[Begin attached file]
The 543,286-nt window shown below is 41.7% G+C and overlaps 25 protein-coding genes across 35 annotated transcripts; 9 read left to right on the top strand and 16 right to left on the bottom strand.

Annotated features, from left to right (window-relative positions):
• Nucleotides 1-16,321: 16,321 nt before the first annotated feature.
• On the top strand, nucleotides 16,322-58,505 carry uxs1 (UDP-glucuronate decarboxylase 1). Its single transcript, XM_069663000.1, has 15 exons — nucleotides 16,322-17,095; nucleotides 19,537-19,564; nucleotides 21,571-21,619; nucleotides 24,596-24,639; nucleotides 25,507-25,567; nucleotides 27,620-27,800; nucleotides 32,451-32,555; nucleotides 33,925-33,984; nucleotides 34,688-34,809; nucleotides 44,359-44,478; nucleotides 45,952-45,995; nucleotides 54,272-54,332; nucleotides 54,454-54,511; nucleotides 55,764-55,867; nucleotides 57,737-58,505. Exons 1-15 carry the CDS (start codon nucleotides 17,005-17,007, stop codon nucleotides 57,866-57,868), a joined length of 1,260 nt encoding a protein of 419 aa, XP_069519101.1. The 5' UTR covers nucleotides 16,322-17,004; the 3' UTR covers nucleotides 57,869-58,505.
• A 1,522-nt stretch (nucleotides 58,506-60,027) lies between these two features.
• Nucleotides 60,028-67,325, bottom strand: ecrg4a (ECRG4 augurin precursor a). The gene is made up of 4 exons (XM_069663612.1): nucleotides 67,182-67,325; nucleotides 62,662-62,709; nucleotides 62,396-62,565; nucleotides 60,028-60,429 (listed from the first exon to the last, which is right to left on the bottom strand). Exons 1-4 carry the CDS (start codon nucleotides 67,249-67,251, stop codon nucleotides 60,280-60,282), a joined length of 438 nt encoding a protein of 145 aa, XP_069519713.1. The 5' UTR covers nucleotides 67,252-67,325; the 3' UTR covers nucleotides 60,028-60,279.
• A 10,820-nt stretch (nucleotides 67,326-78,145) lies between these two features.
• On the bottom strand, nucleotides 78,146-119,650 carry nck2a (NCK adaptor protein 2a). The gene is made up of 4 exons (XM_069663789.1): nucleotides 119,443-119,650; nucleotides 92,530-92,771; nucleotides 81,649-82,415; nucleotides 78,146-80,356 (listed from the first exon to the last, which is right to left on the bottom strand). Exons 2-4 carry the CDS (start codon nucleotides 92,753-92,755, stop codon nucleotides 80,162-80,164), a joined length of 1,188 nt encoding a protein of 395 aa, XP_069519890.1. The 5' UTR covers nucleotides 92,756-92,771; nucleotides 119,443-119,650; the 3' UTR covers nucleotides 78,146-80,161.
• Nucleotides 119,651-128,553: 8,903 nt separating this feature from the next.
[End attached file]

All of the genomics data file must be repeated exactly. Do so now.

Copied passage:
The 543,286-nt window shown below is 41.7% G+C and overlaps 25 protein-coding genes across 35 annotated transcripts; 9 read left to right on the top strand and 16 right to left on the bottom strand.

Annotated features, from left to right (window-relative positions):
• Nucleotides 1-16,321: 16,321 nt before the first annotated feature.
• On the top strand, nucleotides 16,322-58,505 carry uxs1 (UDP-glucuronate decarboxylase 1). Its single transcript, XM_069663000.1, has 15 exons — nucleotides 16,322-17,095; nucleotides 19,537-19,564; nucleotides 21,571-21,619; nucleotides 24,596-24,639; nucleotides 25,507-25,567; nucleotides 27,620-27,800; nucleotides 32,451-32,555; nucleotides 33,925-33,984; nucleotides 34,688-34,809; nucleotides 44,359-44,478; nucleotides 45,952-45,995; nucleotides 54,272-54,332; nucleotides 54,454-54,511; nucleotides 55,764-55,867; nucleotides 57,737-58,505. Exons 1-15 carry the CDS (start codon nucleotides 17,005-17,007, stop codon nucleotides 57,866-57,868), a joined length of 1,260 nt encoding a protein of 419 aa, XP_069519101.1. The 5' UTR covers nucleotides 16,322-17,004; the 3' UTR covers nucleotides 57,869-58,505.
• A 1,522-nt stretch (nucleotides 58,506-60,027) lies between these two features.
• Nucleotides 60,028-67,325, bottom strand: ecrg4a (ECRG4 augurin precursor a). The gene is made up of 4 exons (XM_069663612.1): nucleotides 67,182-67,325; nucleotides 62,662-62,709; nucleotides 62,396-62,565; nucleotides 60,028-60,429 (listed from the first exon to the last, which is right to left on the bottom strand). Exons 1-4 carry the CDS (start codon nucleotides 67,249-67,251, stop codon nucleotides 60,280-60,282), a joined length of 438 nt encoding a protein of 145 aa, XP_069519713.1. The 5' UTR covers nucleotides 67,252-67,325; the 3' UTR covers nucleotides 60,028-60,279.
• A 10,820-nt stretch (nucleotides 67,326-78,145) lies between these two features.
• On the bottom strand, nucleotides 78,146-119,650 carry nck2a (NCK adaptor protein 2a). The gene is made up of 4 exons (XM_069663789.1): nucleotides 119,443-119,650; nucleotides 92,530-92,771; nucleotides 81,649-82,415; nucleotides 78,146-80,356 (listed from the first exon to the last, which is right to left on the bottom strand). Exons 2-4 carry the CDS (start codon nucleotides 92,753-92,755, stop codon nucleotides 80,162-80,164), a joined length of 1,188 nt encoding a protein of 395 aa, XP_069519890.1. The 5' UTR covers nucleotides 92,756-92,771; nucleotides 119,443-119,650; the 3' UTR covers nucleotides 78,146-80,161.
• Nucleotides 119,651-128,553: 8,903 nt separating this feature from the next.